If Windows Search all by itself can slow down your computer. Add that to cloud synchronization and you may think your computer is broken or infected.

Synchronize Your Cloud Files – Too Many Files

One Solution that addresses speed and space is to limit the files you synchronize.

If you have plenty of space but don’t want to drag your computer down every time it indexes your changes you can select which folders you need synchronized.

In our case, we have lots of websites and customer backups that don’t need to be constantly synchronized.

First we backup these sorts of files to an external drive or internal section of our drive that’s not associated with the cloud.

Test Case

We download a lot of stock photos from that we may want to use someday and we have 1 TB of cloud storage available on OneDrive thanks to our Office 365 subscription.

Initially we download the stock photos to our external RAID (12 TB) into a folder that shows it has not been synchronized to the cloud.

Problem Folder

Then we copy this folder to an appropriate place on our local OneDrive folder which gets synchronized to the cloud.

OneDrive Problem Folder

Once the synchronization is complete we remove the folder from synchronization by opening OneDrive Settings.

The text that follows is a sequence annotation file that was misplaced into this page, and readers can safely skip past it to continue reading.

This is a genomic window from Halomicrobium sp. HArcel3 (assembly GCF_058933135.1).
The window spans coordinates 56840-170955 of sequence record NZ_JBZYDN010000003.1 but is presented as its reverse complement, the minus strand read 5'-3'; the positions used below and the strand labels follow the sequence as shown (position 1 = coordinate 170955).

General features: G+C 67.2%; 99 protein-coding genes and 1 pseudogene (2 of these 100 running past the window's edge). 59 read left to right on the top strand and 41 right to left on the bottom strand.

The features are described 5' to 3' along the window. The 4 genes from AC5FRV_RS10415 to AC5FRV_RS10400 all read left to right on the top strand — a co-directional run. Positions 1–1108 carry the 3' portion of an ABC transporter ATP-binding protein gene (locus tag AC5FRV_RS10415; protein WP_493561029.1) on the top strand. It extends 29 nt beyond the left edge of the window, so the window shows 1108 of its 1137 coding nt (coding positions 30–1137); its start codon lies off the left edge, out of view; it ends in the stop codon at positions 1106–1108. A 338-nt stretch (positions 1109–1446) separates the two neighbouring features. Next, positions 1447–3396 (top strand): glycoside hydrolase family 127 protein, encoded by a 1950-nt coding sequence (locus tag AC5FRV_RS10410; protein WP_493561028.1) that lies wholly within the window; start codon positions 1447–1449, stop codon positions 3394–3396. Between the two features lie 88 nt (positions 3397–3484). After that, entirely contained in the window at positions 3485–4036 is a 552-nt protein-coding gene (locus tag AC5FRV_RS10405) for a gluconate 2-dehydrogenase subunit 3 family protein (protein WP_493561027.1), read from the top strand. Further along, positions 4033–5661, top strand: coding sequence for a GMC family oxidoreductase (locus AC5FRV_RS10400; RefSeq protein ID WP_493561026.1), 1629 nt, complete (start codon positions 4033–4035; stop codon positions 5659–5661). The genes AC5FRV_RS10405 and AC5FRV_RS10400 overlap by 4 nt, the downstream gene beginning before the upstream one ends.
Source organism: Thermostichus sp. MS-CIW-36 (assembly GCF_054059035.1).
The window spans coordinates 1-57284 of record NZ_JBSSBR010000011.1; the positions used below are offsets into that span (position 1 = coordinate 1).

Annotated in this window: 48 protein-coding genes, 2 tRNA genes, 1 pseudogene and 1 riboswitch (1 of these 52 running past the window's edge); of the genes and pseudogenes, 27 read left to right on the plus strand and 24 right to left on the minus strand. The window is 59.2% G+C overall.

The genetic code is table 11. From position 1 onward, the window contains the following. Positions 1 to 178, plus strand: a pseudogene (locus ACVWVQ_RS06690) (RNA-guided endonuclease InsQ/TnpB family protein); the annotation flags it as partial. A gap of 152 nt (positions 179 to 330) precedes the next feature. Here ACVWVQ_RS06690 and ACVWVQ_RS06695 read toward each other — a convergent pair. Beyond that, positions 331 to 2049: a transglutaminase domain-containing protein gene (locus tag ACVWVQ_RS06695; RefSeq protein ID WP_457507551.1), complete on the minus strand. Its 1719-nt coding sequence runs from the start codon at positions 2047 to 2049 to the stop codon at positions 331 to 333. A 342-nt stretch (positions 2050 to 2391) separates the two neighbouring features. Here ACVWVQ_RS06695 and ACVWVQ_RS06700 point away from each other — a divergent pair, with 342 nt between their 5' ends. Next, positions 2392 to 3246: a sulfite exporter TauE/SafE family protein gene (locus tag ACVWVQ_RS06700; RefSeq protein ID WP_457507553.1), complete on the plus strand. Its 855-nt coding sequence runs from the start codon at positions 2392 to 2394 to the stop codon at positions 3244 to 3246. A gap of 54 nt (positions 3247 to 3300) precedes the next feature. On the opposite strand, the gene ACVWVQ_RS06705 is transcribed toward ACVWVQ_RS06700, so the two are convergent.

• Start OneDrive if it’s not running
  • Right click OneDrive icon in tray
  • Navigate to Account Tab
  • Choose folders
    • Only Choose folders that are likely to change

      OneDrive Settings – Account

What This Does

Removing the folder from synchronization removes the files from the local PC which is why we have it backed up outside the OneDrive folder. We don’t need these files in 2 places on our computer.

More importantly OneDrive doesn’t have to scan through all these files to see if they have changed. Since they are stock photos we won’t be changing them.

We might however create new versions from the stock photos but we will be sure to back these up.

It does not remove the files from the cloud so the files are still available on

Windows Search

Windows Search is also known for slowing down your computer so this added to a cloud backup can really bring your computer to a crawl.

This is especially true if you try to open Windows Explorer. Just clicking on a drive may take a long time to open. Think minutes instead of seconds.

Disabling Windows Search

Microsoft constantly recommends Windows Search for Outlook and Windows Explorer. They suggest that searches may take a long time unless we turn it on.

Search performance will be impacted because Windows Search service is turned off.

In our experience, Windows Search slows down any drive with a lot of files. You probably want to turn it off even if you are not synchronizing Cloud files.

Perhaps Windows Search is useful if you are looking for text within files but it’s a significant drag on our resources.

Disabling Windows Search is easy enough. Crank up the Services and disable Windows Search.

Windows Services

You can find Services by typing in the search bar. Double click Windows Search service and set it to disabled or manual.


It’s possible to synchronize your files to the clouds without impacting your computer performance by selecting specific files and folders to keep synchronized.

Turning off Windows Search will help even if you are not synchronizing files to the cloud.